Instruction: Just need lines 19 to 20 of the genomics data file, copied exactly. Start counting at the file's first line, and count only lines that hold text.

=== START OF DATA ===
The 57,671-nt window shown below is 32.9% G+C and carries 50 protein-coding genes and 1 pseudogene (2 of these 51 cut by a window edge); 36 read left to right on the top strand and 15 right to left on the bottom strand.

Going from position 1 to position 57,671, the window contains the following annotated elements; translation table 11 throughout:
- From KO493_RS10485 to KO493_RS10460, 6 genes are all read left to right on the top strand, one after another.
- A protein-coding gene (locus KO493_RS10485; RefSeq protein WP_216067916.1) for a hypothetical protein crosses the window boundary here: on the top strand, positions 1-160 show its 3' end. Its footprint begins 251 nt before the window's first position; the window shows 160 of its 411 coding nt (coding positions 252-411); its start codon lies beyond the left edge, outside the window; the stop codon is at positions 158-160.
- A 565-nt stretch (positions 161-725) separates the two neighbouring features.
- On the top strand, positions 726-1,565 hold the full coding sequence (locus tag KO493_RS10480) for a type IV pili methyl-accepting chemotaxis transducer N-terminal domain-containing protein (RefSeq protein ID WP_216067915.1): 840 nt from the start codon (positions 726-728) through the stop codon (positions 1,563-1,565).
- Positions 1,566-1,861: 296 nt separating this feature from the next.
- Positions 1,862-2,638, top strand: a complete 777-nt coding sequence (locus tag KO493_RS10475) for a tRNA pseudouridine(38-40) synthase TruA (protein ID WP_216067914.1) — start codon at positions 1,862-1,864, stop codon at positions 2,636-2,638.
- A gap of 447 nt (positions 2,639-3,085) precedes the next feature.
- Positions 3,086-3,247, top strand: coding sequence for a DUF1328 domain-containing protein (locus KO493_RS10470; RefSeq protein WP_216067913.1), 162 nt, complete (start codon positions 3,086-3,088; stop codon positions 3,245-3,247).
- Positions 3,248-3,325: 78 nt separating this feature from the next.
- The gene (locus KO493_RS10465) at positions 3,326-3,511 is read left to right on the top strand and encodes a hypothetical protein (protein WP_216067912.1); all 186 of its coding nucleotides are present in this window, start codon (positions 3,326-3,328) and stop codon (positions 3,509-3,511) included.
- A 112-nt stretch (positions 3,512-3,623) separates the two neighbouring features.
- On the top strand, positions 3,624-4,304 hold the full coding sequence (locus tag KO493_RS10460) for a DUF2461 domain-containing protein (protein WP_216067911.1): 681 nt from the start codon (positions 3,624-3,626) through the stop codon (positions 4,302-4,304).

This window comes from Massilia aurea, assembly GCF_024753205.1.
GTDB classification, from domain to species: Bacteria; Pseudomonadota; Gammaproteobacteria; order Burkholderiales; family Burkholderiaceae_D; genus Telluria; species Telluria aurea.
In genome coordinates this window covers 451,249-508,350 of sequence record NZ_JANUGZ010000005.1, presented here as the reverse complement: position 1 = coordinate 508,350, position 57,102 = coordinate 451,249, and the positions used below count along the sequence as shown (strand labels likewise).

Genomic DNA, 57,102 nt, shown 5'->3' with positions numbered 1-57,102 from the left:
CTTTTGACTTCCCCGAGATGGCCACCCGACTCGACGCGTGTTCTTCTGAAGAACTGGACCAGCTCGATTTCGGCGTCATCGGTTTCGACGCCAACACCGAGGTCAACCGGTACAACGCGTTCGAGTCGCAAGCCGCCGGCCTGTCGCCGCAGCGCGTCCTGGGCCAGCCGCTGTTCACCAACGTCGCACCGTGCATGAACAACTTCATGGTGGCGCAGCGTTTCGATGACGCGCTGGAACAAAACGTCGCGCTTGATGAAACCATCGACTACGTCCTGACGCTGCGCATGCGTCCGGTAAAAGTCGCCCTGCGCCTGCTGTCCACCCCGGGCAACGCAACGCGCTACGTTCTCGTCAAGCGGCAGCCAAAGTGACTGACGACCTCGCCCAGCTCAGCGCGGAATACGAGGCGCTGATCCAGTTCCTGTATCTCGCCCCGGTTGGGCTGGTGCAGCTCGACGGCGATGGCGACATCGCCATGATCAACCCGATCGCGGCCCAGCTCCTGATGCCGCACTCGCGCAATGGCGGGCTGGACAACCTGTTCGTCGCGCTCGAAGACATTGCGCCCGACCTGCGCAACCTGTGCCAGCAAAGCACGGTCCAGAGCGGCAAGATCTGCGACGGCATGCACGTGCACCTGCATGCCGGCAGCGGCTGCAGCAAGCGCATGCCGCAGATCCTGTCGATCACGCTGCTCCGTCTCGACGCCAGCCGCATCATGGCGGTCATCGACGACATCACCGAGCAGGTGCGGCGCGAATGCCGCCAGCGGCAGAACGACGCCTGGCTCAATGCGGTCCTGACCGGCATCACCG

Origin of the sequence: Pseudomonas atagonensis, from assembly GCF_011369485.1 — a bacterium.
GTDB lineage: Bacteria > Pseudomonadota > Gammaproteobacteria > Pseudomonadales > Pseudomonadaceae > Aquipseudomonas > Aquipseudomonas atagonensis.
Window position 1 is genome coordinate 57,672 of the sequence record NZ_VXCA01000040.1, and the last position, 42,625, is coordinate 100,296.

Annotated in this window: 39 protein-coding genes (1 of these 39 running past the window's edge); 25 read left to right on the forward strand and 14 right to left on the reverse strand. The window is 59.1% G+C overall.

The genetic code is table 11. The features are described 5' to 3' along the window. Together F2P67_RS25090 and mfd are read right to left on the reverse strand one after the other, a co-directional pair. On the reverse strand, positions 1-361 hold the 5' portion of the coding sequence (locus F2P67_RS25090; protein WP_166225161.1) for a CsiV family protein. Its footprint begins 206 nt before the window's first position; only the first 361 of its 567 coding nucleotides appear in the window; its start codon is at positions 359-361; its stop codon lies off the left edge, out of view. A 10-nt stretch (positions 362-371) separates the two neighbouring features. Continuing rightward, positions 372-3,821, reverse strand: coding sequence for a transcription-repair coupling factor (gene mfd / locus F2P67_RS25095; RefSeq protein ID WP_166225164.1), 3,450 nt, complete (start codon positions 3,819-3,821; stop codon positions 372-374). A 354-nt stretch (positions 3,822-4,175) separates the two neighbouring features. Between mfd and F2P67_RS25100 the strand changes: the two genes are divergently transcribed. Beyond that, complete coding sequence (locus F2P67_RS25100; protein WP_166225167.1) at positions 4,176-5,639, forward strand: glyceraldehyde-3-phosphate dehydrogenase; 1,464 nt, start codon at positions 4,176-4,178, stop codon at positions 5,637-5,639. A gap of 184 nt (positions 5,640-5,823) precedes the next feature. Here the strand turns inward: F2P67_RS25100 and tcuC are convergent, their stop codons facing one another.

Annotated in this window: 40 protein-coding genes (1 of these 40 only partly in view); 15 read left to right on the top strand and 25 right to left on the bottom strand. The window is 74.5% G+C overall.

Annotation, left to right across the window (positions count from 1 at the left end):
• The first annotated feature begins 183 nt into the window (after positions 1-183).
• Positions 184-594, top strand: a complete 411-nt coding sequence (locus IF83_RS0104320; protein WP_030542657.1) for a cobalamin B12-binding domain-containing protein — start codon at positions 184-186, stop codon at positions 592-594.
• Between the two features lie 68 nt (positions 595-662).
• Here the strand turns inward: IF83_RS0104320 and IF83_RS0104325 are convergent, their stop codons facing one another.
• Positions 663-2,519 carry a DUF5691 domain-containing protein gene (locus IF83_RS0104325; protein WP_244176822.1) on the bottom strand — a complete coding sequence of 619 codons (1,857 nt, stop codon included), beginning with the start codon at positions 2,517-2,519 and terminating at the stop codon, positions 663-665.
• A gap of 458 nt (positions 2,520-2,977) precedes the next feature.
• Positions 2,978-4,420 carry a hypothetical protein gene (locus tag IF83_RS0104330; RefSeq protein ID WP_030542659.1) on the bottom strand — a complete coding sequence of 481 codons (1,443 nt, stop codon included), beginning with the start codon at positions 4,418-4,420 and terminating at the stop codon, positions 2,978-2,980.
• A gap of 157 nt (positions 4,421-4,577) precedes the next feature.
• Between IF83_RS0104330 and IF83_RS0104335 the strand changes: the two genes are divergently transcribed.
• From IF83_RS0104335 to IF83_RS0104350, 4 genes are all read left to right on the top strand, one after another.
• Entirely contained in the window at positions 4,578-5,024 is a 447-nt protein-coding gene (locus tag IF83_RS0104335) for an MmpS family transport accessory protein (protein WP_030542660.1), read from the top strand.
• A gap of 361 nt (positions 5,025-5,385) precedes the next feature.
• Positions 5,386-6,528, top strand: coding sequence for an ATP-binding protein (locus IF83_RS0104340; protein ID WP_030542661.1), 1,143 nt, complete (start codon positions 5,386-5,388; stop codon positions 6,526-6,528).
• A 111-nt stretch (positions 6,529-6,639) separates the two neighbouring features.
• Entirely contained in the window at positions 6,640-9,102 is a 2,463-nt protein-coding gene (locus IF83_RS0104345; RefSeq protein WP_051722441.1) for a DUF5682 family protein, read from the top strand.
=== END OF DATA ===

CTTTTGACTTCCCCGAGATGGCCACCCGACTCGACGCGTGTTCTTCTGAAGAACTGGACCAGCTCGATTTCGGCGTCATCGGTTTCGACGCCAACACCGAGGTCAACCGGTACAACGCGTTCGAGTCGCAAGCCGCCGGCCTGTCGCCGCAGCGCGTCCTGGGCCAGCCGCTGTTCACCAACGTCGCACCGTGCATGAACAACTTCATGGTGGCGCAGCGTTTCGATGACGCGCTGGAACAAAACGTCGCGCTTGATGAAACCATCGACTACGTCCTGACGCTGCGCATGCGTCCGGTAAAAGTCGCCCTGCGCCTGCTGTCCACCCCGGGCAACGCAACGCGCTACGTTCTCGTCAAGCGGCAGCCAAAGTGACTGACGACCTCGCCCAGCTCAGCGCGGAATACGAGGCGCTGATCCAGTTCCTGTATCTCGCCCCGGTTGGGCTGGTGCAGCTCGACGGCGATGGCGACATCGCCATGATCAACCCGATCGCGGCCCAGCTCCTGATGCCGCACTCGCGCAATGGCGGGCTGGACAACCTGTTCGTCGCGCTCGAAGACATTGCGCCCGACCTGCGCAACCTGTGCCAGCAAAGCACGGTCCAGAGCGGCAAGATCTGCGACGGCATGCACGTGCACCTGCATGCCGGCAGCGGCTGCAGCAAGCGCATGCCGCAGATCCTGTCGATCACGCTGCTCCGTCTCGACGCCAGCCGCATCATGGCGGTCATCGACGACATCACCGAGCAGGTGCGGCGCGAATGCCGCCAGCGGCAGAACGACGCCTGGCTCAATGCGGTCCTGACCGGCATCACCG

Origin of the sequence: Pseudomonas atagonensis, from assembly GCF_011369485.1 — a bacterium.